To theoretically predict the rate at which gravitational separation occurs in an emulsion, it is necessary to have information about the densities of the dispersed and continuous phases, the droplet size distribution, and the rheological properties of the continuous phase. The density of the liquids can be measured using a variety of techniques, including density bottles, hydrometers, and oscillating U-tube density meters (Pomeranz and Meloan 1994). The droplet size distribution can be measured by microscopy, light-scattering, electrical pulse counting, or ultrasonic methods (see Chapter 10). The rheological properties of the continuous phase can be characterized using various types of viscometers and dynamic shear rheometers (see Chapter 8). In principle, it is possible to predict the long-term stability of a food emulsion from a knowledge of these physicochemical properties and a suitable mathematical model. In practice, this approach has limited use because the mathematical models are not currently sophisticated enough to take into account the inherent complexity of food emulsions. For this reason, it is often more appropriate to directly measure the gravitational separation of the droplets in an emulsion.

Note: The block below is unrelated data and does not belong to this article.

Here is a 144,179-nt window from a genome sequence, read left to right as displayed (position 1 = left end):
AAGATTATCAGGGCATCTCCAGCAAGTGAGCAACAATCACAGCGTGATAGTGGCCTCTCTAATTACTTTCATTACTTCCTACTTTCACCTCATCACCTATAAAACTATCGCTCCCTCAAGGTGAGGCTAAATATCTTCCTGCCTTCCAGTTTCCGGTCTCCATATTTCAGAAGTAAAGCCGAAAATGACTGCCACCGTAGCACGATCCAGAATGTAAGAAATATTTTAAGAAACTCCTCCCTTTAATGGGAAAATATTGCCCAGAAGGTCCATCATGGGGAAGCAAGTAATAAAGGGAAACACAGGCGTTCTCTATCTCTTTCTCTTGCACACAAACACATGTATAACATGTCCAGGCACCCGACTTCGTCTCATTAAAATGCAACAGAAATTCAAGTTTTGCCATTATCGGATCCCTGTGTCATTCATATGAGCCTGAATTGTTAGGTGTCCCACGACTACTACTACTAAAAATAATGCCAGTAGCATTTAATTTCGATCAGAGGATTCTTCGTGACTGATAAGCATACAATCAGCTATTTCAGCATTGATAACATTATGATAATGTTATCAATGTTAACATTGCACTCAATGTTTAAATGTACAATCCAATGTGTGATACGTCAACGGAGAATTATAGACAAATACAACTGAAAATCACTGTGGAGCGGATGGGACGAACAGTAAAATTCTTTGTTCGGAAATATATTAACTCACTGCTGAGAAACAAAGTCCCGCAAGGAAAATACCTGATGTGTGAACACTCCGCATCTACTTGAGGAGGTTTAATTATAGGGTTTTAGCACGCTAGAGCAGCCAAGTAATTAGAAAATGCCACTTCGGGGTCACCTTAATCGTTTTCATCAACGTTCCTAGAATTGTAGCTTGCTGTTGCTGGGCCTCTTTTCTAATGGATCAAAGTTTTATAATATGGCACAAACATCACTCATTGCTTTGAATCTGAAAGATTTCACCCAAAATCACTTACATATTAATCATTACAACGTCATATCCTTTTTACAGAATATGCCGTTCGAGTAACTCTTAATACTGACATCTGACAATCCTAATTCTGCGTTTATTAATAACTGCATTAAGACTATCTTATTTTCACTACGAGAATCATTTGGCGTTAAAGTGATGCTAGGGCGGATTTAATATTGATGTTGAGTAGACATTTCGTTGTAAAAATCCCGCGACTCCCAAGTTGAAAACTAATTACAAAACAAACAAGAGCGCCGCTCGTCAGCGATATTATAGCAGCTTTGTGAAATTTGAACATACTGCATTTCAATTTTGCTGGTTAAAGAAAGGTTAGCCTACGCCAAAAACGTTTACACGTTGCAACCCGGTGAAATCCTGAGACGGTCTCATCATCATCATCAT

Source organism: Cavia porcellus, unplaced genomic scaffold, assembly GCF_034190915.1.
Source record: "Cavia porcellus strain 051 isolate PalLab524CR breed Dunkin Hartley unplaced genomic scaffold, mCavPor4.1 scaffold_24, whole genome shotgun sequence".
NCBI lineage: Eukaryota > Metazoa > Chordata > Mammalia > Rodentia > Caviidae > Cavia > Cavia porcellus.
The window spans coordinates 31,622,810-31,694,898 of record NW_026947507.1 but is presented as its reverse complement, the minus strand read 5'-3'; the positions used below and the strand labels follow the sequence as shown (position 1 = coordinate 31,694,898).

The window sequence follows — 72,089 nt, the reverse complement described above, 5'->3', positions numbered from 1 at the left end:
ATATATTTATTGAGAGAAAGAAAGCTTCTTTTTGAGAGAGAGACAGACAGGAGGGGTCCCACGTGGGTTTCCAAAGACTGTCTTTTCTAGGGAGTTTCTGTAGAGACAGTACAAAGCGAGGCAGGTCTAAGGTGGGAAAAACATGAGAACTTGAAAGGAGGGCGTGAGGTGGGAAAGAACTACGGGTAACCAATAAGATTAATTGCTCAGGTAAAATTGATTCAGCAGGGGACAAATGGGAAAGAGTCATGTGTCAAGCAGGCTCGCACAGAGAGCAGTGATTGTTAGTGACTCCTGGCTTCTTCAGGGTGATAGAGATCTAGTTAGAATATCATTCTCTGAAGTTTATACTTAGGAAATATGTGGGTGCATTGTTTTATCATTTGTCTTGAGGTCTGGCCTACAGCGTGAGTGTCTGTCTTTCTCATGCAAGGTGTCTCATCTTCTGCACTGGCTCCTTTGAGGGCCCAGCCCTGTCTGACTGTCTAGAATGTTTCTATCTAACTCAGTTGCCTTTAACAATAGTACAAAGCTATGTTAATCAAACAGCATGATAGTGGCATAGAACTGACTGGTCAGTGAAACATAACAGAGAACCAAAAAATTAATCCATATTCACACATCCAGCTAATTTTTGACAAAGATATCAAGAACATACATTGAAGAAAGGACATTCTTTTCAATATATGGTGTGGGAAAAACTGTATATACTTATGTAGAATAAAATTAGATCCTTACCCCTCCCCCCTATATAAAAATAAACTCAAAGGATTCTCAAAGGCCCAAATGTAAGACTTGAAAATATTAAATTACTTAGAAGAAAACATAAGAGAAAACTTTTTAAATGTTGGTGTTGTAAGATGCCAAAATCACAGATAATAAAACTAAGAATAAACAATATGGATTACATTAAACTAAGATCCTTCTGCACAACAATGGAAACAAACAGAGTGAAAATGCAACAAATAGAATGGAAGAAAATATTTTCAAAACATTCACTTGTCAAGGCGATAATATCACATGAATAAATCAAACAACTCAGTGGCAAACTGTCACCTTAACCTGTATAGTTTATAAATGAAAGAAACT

The simplest method of monitoring gravitational separation is to place an emulsion in a transparent test tube, leave it for a certain length of time, and then measure the height of the interface between the droplet-depleted and droplet-rich layers using a ruler. This procedure
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